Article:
I previously wrote about the documentary film Dive! and posted the trailer. I finally got the chance to watch it and want to pass along a hearty endorsement.
It’s a surprisingly personal film, a point driven home in the opening credits when filmmaker Jeremy Seifert’s young son scatters the oranges used to spell out the film’s title. We’re basically invited into Seifert’s dumpster diving world of family and friends. More interesting, though, is when we travel along with Seifert as he examines food waste and its effects.
The 42-minute documentary makes an important point–while most supermarkets donate food, they often just give baked goods and other shelf-stable items while throwing away all perishables. Hence the abundance of organic chicken, blueberries and bagged salads we Seifert and his pals pluck from dumpster after dumpster.
This abundant waste is communicated when Seifert decides he needs a storage freezer for all of his goods. In a week, he fills it with a year’s supply of meat. And his wife confides that they have a hard time keeping up with all the food available for the taking.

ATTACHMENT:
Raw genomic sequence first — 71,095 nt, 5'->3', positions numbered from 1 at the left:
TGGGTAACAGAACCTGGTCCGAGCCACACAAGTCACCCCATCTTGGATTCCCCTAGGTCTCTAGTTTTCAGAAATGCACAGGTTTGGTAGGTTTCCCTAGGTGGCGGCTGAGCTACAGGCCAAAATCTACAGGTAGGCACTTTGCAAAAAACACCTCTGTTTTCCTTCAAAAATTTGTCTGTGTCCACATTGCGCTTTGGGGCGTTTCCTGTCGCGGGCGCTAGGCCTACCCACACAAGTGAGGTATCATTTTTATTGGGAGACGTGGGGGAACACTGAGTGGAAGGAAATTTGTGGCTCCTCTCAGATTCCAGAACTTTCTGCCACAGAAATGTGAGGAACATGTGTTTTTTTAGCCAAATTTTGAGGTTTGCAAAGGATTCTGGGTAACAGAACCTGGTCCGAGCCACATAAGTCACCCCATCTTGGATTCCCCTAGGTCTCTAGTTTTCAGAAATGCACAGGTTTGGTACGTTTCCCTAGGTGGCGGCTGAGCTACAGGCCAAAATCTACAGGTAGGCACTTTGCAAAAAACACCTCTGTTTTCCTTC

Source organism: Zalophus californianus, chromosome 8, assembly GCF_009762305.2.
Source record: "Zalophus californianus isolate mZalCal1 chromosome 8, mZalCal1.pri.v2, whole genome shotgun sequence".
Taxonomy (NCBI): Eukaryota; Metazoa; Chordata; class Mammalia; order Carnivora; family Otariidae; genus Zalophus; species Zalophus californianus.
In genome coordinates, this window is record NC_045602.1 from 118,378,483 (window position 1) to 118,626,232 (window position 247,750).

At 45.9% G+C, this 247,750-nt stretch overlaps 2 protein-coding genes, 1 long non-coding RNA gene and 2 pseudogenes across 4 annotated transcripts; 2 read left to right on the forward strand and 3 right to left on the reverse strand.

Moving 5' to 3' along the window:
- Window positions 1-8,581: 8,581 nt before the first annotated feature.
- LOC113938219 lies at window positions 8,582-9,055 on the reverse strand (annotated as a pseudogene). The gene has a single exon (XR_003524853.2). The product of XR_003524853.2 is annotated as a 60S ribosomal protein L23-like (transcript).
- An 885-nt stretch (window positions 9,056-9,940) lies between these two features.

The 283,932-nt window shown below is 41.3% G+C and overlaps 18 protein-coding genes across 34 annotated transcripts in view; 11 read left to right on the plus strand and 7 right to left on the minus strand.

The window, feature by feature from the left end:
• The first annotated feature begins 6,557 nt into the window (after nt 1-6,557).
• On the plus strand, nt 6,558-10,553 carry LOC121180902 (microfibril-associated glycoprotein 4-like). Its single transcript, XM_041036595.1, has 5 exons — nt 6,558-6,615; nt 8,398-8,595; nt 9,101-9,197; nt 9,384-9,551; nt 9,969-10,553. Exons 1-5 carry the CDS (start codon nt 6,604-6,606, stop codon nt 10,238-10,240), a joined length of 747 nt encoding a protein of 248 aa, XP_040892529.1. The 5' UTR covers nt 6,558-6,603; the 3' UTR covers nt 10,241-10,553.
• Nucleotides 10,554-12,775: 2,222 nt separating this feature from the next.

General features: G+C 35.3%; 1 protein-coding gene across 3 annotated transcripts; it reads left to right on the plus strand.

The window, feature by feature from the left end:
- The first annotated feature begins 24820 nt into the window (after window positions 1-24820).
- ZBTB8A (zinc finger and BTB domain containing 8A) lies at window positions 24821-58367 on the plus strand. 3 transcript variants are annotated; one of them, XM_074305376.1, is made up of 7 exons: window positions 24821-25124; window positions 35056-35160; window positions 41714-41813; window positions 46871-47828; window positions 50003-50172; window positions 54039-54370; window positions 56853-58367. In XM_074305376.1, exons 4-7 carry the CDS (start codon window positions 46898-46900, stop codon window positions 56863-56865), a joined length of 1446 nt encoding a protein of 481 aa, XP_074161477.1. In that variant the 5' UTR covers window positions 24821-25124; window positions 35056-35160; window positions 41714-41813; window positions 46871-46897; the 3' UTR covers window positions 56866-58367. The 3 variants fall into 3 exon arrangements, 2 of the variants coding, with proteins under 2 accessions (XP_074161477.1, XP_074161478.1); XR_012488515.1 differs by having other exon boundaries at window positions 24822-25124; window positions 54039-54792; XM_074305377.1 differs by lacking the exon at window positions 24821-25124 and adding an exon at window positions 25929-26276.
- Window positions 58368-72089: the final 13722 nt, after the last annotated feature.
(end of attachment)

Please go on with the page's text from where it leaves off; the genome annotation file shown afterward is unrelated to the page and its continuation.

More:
I also appreciated the frank talk about the legality and ethics of dumpster diving. Is it in an act of civil disobedience, as one participant claimed? Perhaps. Is it fun to vicariously “dive” via the film? Most definitely.
My one complaint was that some of the interviews were done by phone, so we just hear the subject’s voice. In particular, I would have loved to have seen Timothy Jones, as I’ve spoken to him a bunch, but never met him. But that is easily forgiven by the end of the film, when we learn that the film’s budget hovered around $200.
Finally, Dive‘s use of stop-motion animation with beans and other food items to illustrate certain points was mesmerizing. (I could have done without the writing in whipped cream, though). In sum, the film’s content is important and delivered with warmth and effectiveness. And there’s even a bit of humor, too.
At the end of the credits, we see:
“Disclaimer for people into suing: This video is not intended to promote dumpster diving…”